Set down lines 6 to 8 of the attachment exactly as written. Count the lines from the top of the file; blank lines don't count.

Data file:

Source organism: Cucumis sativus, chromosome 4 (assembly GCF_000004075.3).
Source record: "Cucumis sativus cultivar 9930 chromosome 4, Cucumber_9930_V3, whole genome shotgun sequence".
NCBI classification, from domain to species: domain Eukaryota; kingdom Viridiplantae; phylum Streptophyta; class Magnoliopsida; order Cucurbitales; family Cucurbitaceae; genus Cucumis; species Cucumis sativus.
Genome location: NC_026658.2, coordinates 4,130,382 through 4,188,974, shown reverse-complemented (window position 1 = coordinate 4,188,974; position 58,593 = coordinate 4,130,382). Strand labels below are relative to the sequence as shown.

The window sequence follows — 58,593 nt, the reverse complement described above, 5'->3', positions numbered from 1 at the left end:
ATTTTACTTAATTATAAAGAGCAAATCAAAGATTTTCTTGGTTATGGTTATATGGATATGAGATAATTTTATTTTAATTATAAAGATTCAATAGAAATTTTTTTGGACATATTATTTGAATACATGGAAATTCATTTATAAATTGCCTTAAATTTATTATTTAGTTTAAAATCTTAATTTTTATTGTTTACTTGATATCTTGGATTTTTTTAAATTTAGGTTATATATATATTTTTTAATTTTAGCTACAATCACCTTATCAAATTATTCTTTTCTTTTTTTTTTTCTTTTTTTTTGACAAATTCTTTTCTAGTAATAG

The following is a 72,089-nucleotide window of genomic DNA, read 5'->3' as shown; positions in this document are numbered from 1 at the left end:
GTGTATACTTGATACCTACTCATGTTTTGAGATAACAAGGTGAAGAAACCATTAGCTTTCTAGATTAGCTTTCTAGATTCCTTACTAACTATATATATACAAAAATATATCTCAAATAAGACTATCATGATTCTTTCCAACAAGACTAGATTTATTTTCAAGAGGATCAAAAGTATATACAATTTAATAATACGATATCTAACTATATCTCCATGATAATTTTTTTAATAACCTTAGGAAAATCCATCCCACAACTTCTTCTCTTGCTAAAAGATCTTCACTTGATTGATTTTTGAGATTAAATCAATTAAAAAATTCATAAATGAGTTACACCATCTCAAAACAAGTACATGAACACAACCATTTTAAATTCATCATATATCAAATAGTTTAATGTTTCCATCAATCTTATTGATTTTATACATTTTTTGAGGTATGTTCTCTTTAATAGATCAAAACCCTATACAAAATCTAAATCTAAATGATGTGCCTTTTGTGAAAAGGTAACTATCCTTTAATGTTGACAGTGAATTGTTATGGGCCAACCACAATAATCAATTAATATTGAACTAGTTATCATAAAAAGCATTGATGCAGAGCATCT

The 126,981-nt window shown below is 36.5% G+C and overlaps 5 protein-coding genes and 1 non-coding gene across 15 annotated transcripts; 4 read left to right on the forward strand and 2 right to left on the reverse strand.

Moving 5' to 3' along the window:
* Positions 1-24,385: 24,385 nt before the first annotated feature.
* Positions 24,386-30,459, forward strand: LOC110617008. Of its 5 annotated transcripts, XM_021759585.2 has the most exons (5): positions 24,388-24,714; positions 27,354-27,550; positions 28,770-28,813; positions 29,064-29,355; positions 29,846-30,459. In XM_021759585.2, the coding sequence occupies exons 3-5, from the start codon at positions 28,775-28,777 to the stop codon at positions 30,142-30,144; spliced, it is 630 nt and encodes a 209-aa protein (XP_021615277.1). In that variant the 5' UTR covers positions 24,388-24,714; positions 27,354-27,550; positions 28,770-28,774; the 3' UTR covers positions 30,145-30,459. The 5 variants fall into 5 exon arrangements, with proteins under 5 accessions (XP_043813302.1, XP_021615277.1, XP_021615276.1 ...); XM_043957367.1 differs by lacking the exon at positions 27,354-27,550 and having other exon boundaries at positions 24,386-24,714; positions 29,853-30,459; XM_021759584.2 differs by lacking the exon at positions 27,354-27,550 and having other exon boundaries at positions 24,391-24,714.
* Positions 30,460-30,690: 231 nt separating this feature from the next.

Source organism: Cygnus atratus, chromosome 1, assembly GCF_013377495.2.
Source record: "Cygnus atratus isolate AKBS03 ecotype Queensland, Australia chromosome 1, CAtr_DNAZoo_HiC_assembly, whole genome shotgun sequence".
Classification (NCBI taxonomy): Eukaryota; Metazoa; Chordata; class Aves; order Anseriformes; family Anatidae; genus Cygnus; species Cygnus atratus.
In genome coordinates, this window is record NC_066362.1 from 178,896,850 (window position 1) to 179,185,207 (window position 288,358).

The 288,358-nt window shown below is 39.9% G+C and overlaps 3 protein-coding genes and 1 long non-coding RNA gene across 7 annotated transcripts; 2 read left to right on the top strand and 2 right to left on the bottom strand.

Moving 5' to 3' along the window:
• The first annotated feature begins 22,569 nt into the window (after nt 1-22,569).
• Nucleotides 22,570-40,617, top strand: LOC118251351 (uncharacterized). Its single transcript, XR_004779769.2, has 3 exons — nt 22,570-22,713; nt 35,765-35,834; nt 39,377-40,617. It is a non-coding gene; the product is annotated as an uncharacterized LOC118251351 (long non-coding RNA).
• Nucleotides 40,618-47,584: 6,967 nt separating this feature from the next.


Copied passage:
ATTTTACTTAATTATAAAGAGCAAATCAAAGATTTTCTTGGTTATGGTTATATGGATATGAGATAATTTTATTTTAATTATAAAGATTCAATAGAAATTTTTTTGGACATATTATTTGAATACATGGAAATTCATTTATAAATTGCCTTAAATTTATTATTTAGTTTAAAATCTTAATTTTTATTGTTTACTTGATATCTTGGATTTTTTTAAATTTAGGTTATATATATATTTTTTAATTTTAGCTACAATCACCTTATCAAATTATTCTTTTCTTTTTTTTTTTCTTTTTTTTTGACAAATTCTTTTCTAGTAATAG

The following is a 72,089-nucleotide window of genomic DNA, read 5'->3' as shown; positions in this document are numbered from 1 at the left end:
GTGTATACTTGATACCTACTCATGTTTTGAGATAACAAGGTGAAGAAACCATTAGCTTTCTAGATTAGCTTTCTAGATTCCTTACTAACTATATATATACAAAAATATATCTCAAATAAGACTATCATGATTCTTTCCAACAAGACTAGATTTATTTTCAAGAGGATCAAAAGTATATACAATTTAATAATACGATATCTAACTATATCTCCATGATAATTTTTTTAATAACCTTAGGAAAATCCATCCCACAACTTCTTCTCTTGCTAAAAGATCTTCACTTGATTGATTTTTGAGATTAAATCAATTAAAAAATTCATAAATGAGTTACACCATCTCAAAACAAGTACATGAACACAACCATTTTAAATTCATCATATATCAAATAGTTTAATGTTTCCATCAATCTTATTGATTTTATACATTTTTTGAGGTATGTTCTCTTTAATAGATCAAAACCCTATACAAAATCTAAATCTAAATGATGTGCCTTTTGTGAAAAGGTAACTATCCTTTAATGTTGACAGTGAATTGTTATGGGCCAACCACAATAATCAATTAATATTGAACTAGTTATCATAAAAAGCATTGATGCAGAGCATCT